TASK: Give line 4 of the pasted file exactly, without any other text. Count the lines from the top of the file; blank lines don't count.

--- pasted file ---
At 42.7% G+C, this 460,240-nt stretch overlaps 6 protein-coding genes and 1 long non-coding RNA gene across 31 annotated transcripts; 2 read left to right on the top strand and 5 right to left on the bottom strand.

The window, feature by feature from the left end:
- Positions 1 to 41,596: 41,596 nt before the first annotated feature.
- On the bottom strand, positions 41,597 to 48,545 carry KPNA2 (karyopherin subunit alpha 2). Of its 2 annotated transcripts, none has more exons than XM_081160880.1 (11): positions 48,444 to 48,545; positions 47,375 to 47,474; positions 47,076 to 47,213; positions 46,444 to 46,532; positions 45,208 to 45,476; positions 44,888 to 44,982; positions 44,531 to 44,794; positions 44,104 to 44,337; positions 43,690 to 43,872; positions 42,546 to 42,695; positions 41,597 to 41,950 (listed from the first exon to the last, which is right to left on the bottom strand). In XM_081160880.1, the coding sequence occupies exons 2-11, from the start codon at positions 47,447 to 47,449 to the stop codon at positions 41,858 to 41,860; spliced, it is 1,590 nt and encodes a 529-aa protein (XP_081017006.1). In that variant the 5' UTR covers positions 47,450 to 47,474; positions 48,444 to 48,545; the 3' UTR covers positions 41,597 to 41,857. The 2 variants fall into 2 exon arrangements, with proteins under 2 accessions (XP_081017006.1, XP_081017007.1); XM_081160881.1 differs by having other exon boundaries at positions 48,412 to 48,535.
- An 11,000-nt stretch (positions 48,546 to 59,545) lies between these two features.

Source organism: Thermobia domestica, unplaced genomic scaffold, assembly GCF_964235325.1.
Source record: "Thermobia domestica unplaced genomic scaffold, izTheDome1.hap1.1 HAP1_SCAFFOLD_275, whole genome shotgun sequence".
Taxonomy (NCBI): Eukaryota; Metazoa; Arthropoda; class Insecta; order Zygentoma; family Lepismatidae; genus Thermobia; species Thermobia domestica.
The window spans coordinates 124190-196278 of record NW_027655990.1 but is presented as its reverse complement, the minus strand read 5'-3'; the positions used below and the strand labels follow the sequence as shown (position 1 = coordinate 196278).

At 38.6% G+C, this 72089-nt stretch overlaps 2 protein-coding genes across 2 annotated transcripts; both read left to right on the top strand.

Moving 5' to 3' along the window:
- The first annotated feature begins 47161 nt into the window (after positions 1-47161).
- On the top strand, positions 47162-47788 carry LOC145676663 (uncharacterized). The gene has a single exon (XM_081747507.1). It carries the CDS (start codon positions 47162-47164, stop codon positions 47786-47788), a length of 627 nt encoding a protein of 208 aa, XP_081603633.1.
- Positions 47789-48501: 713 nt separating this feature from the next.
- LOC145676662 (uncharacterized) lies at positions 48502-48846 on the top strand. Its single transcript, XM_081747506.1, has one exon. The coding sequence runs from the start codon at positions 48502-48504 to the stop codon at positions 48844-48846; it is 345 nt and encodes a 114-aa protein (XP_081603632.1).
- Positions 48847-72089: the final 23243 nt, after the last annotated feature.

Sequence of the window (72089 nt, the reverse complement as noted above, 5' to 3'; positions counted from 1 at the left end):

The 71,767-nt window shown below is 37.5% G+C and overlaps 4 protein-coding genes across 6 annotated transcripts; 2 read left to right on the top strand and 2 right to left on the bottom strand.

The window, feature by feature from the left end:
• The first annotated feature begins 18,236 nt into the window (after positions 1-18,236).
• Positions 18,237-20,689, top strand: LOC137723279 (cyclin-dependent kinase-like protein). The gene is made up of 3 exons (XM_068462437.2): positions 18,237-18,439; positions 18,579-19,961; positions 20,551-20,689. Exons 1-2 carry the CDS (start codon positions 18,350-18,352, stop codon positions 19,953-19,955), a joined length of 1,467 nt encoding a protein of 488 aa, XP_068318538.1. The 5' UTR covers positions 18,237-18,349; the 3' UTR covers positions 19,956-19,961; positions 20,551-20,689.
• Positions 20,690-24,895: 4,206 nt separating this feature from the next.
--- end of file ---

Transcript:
- On the bottom strand, positions 41,597 to 48,545 carry KPNA2 (karyopherin subunit alpha 2). Of its 2 annotated transcripts, none has more exons than XM_081160880.1 (11): positions 48,444 to 48,545; positions 47,375 to 47,474; positions 47,076 to 47,213; positions 46,444 to 46,532; positions 45,208 to 45,476; positions 44,888 to 44,982; positions 44,531 to 44,794; positions 44,104 to 44,337; positions 43,690 to 43,872; positions 42,546 to 42,695; positions 41,597 to 41,950 (listed from the first exon to the last, which is right to left on the bottom strand). In XM_081160880.1, the coding sequence occupies exons 2-11, from the start codon at positions 47,447 to 47,449 to the stop codon at positions 41,858 to 41,860; spliced, it is 1,590 nt and encodes a 529-aa protein (XP_081017006.1). In that variant the 5' UTR covers positions 47,450 to 47,474; positions 48,444 to 48,545; the 3' UTR covers positions 41,597 to 41,857. The 2 variants fall into 2 exon arrangements, with proteins under 2 accessions (XP_081017006.1, XP_081017007.1); XM_081160881.1 differs by having other exon boundaries at positions 48,412 to 48,535.